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Sunday, 1 January 2006

Dirk's Real


Dirk's Reel:
Before watches were routinely placed onto celebrity wrists, Clive Cussler gave a real-life orange-dialed diver model to his fictional hero Dirk Pitt

Product placement is a very prolific marketing trend among watch companies to-day. It is intended to increase aware-ness for their ticking treasures. This tendency, where the firm places high-end timepieces on stars’ wrists in Hollywood movies, is an interest-ing yet somehow superficial practice aimed at getting the companies a great deal of attention. But at least one cooperative positioning recently took place in Hollywood that was actually very authentic, making a whole lot of sense for its brand and the motion picture in question alike: Doxa and Dirk Pitt. Clive Cussler is the success-ful author of the Dirk Pitt series of novels that feature a James Bond-type NUMA (National Underwater and Marine Agency) agent by the name of Dirk Pitt and his sidekick, Al Giordino. And the high-powered film version of his 1992 adventure “Sahara” hit the big screen in the spring of 2005 with main character Dirk Pitt wearing an “orange face Doxa dive watch.”While the horologically uniniti-ated have probably wondered if the watch found on the pages of Cussler’s novels is real or not, International Watch readers know the authenticity of the brand. But what about Pitt’s use of Doxa use in the books?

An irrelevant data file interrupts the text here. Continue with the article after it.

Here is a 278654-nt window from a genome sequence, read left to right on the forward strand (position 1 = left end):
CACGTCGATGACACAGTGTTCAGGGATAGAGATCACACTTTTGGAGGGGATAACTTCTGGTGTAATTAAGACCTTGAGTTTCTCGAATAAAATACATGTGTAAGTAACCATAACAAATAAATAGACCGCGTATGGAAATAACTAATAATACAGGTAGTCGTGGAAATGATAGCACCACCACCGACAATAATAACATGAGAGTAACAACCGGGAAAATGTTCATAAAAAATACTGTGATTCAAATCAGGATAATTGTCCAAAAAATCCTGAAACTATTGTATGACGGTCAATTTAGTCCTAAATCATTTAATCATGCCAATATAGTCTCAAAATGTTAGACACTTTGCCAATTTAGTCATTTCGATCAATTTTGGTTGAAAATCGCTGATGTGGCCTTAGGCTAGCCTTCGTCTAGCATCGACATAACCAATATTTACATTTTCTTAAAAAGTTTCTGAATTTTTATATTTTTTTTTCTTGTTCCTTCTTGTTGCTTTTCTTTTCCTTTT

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Raising the DOXA SUB


"read what America's leading watch magazine says about DOXA"

Raising the DOXA SUB:
In the early 1980s, the DOXA SUB, the world’s first orange-dial dive watch, disappeared and was not produced for 20 years. Now it has resurfaced with a splash.

The DOXA SUB dive watch, it must besaid, deserved a better fate. It debuted in 1967 and boasted a number of historical firsts: the first Swiss commercial divers’ watch, first divers’ watch with an orange dial, firstwatch with a no-decompression dive table bezel, and the first, in 1969, with a helium re-lease valve. But, impressive as the DOXA SUB 300T was,fate dealt it a cruel blow. It had the misfortune to be a thick, oversized mechanical born just as history was ushering in a new era of sleek, elec-tronic watches. The DOXA SUB, with its 43x45x13 mm case and 17-jewel, self-winding Swiss movement could with stand pressure at 990 feet deep and temperatures 76 degrees below 0. But it could not withstand the crest-ing tide of time technology. It was doomed from the day it debuted. In 1978, Switzerland’s Montres DOXA, reeling from the quartz crisis,was sold. A few years later, production of the orange-faced SUB stopped.

Now, in a surprising twist, fate seems to be smiling on the DOXA SUB, 25 years after its demise. Four years ago, the Jenny family of Bi-enne, Switzerland, which has owned DOXA since 1990, and marketing expert Rick Marei launched a re-edition of the original DOXA SUB sold exclusively on the company website Since then, the watch has been living the lavida loca: It’s had a starring role in hit Holly-wood movie, will have its story told in a soon-to-be-published book, and is worshipped by arabid fan club at and other websites where fellow “doxaholics”share their passion for what they consider ahorological rock star. So strong is the DOXA revival in America that Marei, now DOXA’s European-based managing director, is in the process of establishing a newsubsidiary in the United States, DOXA Watches USA. He plans to shift DOXA’s Internet-only re-tail sales policy to an authorized dealer structurethrough fine watch and jewelry stores. In addi-tion to the orange-faced SUB re-edition, DOXA sells re-editions of other DOXA blasts from the past like the SUB Sharkhunter and SUB T-Graph automatic chronograph as well as the Flieger II (based on a model from 1948) and the Deco (from 1956). For now, the entire DOXA Re-edi-tion Collection is available at the Doxa website, ranging in price from $900 to $3,600.

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